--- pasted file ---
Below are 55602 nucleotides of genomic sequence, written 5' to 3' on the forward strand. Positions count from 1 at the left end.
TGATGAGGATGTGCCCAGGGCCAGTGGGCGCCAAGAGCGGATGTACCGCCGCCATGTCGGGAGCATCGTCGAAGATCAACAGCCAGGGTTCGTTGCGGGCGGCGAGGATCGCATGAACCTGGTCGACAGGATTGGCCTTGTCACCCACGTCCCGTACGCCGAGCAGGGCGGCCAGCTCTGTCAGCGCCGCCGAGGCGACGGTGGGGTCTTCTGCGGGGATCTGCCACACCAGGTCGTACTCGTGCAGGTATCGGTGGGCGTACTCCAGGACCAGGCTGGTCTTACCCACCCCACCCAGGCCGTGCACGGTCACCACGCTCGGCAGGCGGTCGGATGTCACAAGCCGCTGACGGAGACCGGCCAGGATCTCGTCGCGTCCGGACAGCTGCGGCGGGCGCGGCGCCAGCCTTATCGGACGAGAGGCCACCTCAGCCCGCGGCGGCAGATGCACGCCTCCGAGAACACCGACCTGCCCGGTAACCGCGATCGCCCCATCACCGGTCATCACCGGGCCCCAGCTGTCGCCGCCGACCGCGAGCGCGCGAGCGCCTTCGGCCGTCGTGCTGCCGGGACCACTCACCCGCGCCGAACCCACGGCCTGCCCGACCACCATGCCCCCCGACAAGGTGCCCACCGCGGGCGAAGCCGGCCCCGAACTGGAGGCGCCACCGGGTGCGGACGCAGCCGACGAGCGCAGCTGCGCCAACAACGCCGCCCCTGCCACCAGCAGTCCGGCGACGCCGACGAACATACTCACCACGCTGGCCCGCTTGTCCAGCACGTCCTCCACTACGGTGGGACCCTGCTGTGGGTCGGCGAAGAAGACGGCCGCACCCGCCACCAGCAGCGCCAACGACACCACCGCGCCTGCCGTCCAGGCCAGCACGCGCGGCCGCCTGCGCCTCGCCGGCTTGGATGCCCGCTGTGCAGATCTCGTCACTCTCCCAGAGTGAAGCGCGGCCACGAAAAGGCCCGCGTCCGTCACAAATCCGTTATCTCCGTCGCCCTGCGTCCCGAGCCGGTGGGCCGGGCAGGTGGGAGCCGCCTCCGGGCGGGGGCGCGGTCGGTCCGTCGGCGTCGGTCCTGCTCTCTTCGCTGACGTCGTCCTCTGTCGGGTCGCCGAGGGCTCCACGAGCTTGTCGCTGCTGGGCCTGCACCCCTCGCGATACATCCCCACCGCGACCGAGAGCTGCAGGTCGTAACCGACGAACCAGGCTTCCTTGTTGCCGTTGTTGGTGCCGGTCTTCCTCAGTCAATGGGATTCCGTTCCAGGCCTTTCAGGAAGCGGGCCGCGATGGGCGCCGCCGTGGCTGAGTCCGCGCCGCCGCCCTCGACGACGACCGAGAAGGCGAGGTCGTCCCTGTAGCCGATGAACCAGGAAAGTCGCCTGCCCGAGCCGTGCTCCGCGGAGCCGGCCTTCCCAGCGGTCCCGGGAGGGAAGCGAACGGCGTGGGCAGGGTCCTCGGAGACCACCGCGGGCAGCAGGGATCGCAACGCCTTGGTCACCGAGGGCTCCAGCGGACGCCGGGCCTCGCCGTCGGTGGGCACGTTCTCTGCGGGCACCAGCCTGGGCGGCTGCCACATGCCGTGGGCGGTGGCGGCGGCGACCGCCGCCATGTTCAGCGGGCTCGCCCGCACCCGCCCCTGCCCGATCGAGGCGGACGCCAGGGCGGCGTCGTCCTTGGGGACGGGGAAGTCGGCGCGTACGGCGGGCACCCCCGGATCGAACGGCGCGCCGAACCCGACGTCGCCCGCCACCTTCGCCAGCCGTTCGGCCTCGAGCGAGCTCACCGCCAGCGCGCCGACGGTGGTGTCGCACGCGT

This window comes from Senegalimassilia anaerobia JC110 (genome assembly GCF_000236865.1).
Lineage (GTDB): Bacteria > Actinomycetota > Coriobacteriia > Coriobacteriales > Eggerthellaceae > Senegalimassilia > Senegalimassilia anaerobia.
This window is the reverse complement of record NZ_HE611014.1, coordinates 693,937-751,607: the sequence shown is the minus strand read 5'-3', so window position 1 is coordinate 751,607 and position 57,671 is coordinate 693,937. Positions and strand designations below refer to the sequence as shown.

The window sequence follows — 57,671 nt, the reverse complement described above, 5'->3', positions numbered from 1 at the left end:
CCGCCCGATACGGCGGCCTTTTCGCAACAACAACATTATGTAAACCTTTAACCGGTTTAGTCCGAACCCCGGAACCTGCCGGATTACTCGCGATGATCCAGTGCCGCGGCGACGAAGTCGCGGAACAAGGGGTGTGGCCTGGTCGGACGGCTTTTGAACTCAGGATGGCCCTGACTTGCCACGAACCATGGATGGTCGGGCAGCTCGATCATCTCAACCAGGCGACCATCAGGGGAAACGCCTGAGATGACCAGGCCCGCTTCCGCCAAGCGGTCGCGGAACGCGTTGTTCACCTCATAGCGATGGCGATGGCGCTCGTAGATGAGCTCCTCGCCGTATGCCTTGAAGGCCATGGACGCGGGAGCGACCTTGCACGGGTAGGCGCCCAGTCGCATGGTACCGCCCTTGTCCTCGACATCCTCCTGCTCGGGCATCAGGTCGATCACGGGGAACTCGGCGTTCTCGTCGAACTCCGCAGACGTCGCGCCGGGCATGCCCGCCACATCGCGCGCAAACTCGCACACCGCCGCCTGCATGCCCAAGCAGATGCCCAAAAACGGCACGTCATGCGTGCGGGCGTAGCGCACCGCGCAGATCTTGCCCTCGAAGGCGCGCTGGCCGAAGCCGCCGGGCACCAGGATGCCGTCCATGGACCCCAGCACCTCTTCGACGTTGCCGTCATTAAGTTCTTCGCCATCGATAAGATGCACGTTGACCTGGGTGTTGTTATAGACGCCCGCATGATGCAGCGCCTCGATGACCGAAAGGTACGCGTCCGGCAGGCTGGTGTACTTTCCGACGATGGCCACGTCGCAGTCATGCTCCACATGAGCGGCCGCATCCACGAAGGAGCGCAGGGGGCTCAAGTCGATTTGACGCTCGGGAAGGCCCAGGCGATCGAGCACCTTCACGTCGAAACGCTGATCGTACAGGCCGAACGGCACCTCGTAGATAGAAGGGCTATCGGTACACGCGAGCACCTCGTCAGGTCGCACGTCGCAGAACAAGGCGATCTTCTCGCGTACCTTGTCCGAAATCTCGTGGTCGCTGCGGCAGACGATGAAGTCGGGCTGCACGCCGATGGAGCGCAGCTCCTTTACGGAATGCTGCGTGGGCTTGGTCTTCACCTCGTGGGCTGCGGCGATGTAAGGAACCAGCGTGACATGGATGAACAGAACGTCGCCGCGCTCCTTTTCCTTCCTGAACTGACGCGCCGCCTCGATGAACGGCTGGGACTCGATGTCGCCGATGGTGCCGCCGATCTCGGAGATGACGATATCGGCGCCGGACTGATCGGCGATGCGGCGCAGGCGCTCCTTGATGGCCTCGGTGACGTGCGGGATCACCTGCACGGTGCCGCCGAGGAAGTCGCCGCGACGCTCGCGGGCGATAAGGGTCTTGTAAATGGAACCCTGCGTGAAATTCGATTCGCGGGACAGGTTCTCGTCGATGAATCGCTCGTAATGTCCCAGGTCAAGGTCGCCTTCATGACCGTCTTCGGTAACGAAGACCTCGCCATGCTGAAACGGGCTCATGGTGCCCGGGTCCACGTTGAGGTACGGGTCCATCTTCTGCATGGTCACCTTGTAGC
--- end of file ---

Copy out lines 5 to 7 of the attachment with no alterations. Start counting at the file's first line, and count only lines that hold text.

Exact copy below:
This window is the reverse complement of record NZ_HE611014.1, coordinates 693,937-751,607: the sequence shown is the minus strand read 5'-3', so window position 1 is coordinate 751,607 and position 57,671 is coordinate 693,937. Positions and strand designations below refer to the sequence as shown.

The window sequence follows — 57,671 nt, the reverse complement described above, 5'->3', positions numbered from 1 at the left end:
CCGCCCGATACGGCGGCCTTTTCGCAACAACAACATTATGTAAACCTTTAACCGGTTTAGTCCGAACCCCGGAACCTGCCGGATTACTCGCGATGATCCAGTGCCGCGGCGACGAAGTCGCGGAACAAGGGGTGTGGCCTGGTCGGACGGCTTTTGAACTCAGGATGGCCCTGACTTGCCACGAACCATGGATGGTCGGGCAGCTCGATCATCTCAACCAGGCGACCATCAGGGGAAACGCCTGAGATGACCAGGCCCGCTTCCGCCAAGCGGTCGCGGAACGCGTTGTTCACCTCATAGCGATGGCGATGGCGCTCGTAGATGAGCTCCTCGCCGTATGCCTTGAAGGCCATGGACGCGGGAGCGACCTTGCACGGGTAGGCGCCCAGTCGCATGGTACCGCCCTTGTCCTCGACATCCTCCTGCTCGGGCATCAGGTCGATCACGGGGAACTCGGCGTTCTCGTCGAACTCCGCAGACGTCGCGCCGGGCATGCCCGCCACATCGCGCGCAAACTCGCACACCGCCGCCTGCATGCCCAAGCAGATGCCCAAAAACGGCACGTCATGCGTGCGGGCGTAGCGCACCGCGCAGATCTTGCCCTCGAAGGCGCGCTGGCCGAAGCCGCCGGGCACCAGGATGCCGTCCATGGACCCCAGCACCTCTTCGACGTTGCCGTCATTAAGTTCTTCGCCATCGATAAGATGCACGTTGACCTGGGTGTTGTTATAGACGCCCGCATGATGCAGCGCCTCGATGACCGAAAGGTACGCGTCCGGCAGGCTGGTGTACTTTCCGACGATGGCCACGTCGCAGTCATGCTCCACATGAGCGGCCGCATCCACGAAGGAGCGCAGGGGGCTCAAGTCGATTTGACGCTCGGGAAGGCCCAGGCGATCGAGCACCTTCACGTCGAAACGCTGATCGTACAGGCCGAACGGCACCTCGTAGATAGAAGGGCTATCGGTACACGCGAGCACCTCGTCAGGTCGCACGTCGCAGAACAAGGCGATCTTCTCGCGTACCTTGTCCGAAATCTCGTGGTCGCTGCGGCAGACGATGAAGTCGGGCTGCACGCCGATGGAGCGCAGCTCCTTTACGGAATGCTGCGTGGGCTTGGTCTTCACCTCGTGGGCTGCGGCGATGTAAGGAACCAGCGTGACATGGATGAACAGAACGTCGCCGCGCTCCTTTTCCTTCCTGAACTGACGCGCCGCCTCGATGAACGGCTGGGACTCGATGTCGCCGATGGTGCCGCCGATCTCGGAGATGACGATATCGGCGCCGGACTGATCGGCGATGCGGCGCAGGCGCTCCTTGATGGCCTCGGTGACGTGCGGGATCACCTGCACGGTGCCGCCGAGGAAGTCGCCGCGACGCTCGCGGGCGATAAGGGTCTTGTAAATGGAACCCTGCGTGAAATTCGATTCGCGGGACAGGTTCTCGTCGATGAATCGCTCGTAATGTCCCAGGTCAAGGTCGCCTTCATGACCGTCTTCGGTAACGAAGACCTCGCCATGCTGAAACGGGCTCATGGTGCCCGGGTCCACGTTGAGGTACGGGTCCATCTTCTGCATGGTCACCTTGTAGC